When LinkedIn first launched Stories format, and later expanded its tools for creators earlier this year, one noticeable detail was that the Microsoft-owned network for professionals hadn’t built any kind of obvious monetization into the program — noticeable, given that creators earn a living on other platforms like Instagram, YouTube and TikTok, and those apps had lured creators, their content, and their audiences in part by paying out.
“As we continue to listen to feedback from our members as we consider future opportunities, we’ll also continue to evolve how we create more value for our creators,” is how LinkedIn explained its holding pattern on payouts to me at the time. But that strategy may have backfired for the company — or at least may have played a role in what came next: last month, LinkedIn announced it would be scrapping its Stories format and going back to the proverbial drawing board to work on other short-form video content for the platform.
Now comes the latest iteration in that effort. To bring more creators to the platform, the company today announced that it would be launching a new $25 million creator fund, which initially will be focused around a new Creator Accelerator Program.
It’s coming on the heels of LinkedIn also continuing to work on one of its other new-content experiments: a Clubhouse-style live conversation platform. As we previously reported, LinkedIn began working on this back in March of this year. Now, we are hearing that the feature will make an appearance as part of a broader events strategy for the company.
Notably, in a blog post announcing the creator fund, LinkedIn also listed a number of creator events coming up. Will the Clubhouse-style feature pop up there? Watch this space. Or maybe… listen up.
In any case, the creator accelerator that LinkedIn is announcing today could help feed into that wider pool of people that LinkedIn is hoping to cultivate on its platform as a more dynamic and lively set of voices to get more people talking and spending time on LinkedIn.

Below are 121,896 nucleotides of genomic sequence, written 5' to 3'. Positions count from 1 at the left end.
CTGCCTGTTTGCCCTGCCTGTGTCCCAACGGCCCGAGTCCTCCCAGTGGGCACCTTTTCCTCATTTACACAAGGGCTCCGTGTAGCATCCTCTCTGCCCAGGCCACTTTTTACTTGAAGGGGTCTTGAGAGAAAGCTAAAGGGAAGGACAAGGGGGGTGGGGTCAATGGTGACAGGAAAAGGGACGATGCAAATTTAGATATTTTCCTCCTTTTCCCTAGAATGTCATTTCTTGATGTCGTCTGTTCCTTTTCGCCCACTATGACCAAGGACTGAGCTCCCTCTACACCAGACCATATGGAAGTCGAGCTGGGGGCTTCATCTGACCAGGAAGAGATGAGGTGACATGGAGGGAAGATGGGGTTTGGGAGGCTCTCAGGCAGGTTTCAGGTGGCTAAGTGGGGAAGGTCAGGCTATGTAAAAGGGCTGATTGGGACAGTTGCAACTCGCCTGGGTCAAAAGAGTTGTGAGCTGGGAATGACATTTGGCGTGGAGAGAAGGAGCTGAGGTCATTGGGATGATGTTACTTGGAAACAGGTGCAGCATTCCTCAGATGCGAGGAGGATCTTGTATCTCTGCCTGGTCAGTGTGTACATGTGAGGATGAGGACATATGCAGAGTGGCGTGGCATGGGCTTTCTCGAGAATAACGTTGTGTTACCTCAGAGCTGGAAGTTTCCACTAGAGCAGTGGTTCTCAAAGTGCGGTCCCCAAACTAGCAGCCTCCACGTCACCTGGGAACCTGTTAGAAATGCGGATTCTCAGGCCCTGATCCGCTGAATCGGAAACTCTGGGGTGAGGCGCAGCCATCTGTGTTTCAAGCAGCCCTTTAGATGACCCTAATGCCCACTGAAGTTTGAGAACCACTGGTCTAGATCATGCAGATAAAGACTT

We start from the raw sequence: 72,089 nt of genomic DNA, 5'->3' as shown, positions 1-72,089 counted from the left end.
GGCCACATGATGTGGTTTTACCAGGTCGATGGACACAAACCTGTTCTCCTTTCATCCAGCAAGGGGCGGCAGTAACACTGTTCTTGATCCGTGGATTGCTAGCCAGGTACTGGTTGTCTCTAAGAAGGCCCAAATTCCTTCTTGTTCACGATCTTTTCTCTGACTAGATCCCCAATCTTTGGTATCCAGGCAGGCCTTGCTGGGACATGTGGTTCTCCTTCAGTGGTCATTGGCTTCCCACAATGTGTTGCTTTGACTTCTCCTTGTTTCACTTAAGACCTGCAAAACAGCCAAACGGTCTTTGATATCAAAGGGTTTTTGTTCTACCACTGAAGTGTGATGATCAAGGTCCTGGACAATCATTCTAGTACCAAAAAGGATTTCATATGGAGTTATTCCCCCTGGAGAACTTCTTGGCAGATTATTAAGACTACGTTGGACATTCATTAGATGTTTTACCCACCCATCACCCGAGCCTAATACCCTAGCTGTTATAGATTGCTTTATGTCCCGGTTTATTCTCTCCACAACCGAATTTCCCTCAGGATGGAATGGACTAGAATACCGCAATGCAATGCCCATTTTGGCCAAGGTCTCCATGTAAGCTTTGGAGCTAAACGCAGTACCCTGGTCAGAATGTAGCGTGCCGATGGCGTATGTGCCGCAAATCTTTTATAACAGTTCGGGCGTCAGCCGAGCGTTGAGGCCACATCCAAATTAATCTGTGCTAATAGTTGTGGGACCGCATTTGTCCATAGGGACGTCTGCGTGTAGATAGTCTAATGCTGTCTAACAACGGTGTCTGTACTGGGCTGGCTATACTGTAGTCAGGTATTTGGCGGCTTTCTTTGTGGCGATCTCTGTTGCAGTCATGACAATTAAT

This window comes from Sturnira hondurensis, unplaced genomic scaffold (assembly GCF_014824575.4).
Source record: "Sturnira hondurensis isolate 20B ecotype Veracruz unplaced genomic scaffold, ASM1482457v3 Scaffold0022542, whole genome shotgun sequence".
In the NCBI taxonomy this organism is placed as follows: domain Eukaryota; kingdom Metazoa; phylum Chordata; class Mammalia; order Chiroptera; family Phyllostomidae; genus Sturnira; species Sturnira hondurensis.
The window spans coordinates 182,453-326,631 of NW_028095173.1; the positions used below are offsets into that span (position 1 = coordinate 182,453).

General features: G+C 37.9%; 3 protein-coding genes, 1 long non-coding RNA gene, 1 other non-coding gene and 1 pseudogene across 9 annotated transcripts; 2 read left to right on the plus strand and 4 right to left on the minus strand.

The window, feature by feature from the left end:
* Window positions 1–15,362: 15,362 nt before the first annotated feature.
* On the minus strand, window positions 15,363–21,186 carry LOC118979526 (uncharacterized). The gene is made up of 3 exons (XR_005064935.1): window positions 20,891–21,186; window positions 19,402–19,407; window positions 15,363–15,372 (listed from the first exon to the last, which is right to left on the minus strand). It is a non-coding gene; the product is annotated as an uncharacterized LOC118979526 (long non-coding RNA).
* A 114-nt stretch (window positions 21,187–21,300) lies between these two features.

Andrei Santalo, global head of community at LinkedIn, noted in the blog post that the accelerator/incubator will be focused on the whole creator and the many ways that one can engage on LinkedIn.
“Creating content on LinkedIn is about creating opportunity, for yourselves and others,” he writes. “How can your words, videos and conversations make 774+ million professionals better at what they do or help them see the world in new ways?”
The incubator will last for 10 weeks and will take on 100 creators in the U.S. to coach them on building content for LinkedIn. It will also give them chances to network with like-minded individuals (naturally… it is LinkedIn), as well as a $15,000 grant to do their work. The deadline for applying (which you do here) is October 12.
The idea of starting a fund to incentivize creators to build video for a particular platform is definitely not new — and that is one reason why it was overdue for LinkedIn to think about its own approach.
Leading social media platforms like TikTok, Snapchat, Instagram and Facebook, and YouTube all have announced hundreds of millions of dollars in payouts in the form of creator funds to bring more original content to their platforms.
You could argue that for mass-market social media sites, it’s important to pay creators because competition is so fierce among them for consumer attention.
But on the other hand, those platforms have appeal for creators because of the potential audience size. At 774 million users, LinkedIn isn’t exactly small, but the kind of content that tends to live on there is so different, and maybe drier — it’s focused on professional development, work, and “serious” topics — that perhaps it might need the most financial incentive of all to get creators to bite.
LinkedIn’s bread and butter up to now has been around professional development: people use it to look for work, to get better jobs, to hire people, and to connect with people who might help them get ahead in their professional lives.
But it’s done so in a very prescribed set of formats that do not leave much room for exploring “authenticity” — not in the modern sense of “authentic self”, and not in the more old-school sense of just letting down your guard and being yourself. (Even relatively newer initiatives like its education focus directly play into this bigger framework.)
With authenticity becoming an increasing priority for people — and maybe more so as we have started to blur the lines between work and home because of Covid-19 and the changes that it has forced on us — I can’t help but wonder whether LinkedIn will use this opportunity to rethink, or at least expand the concept of, what it means to spend time on its platform.
By Ingrid Lunden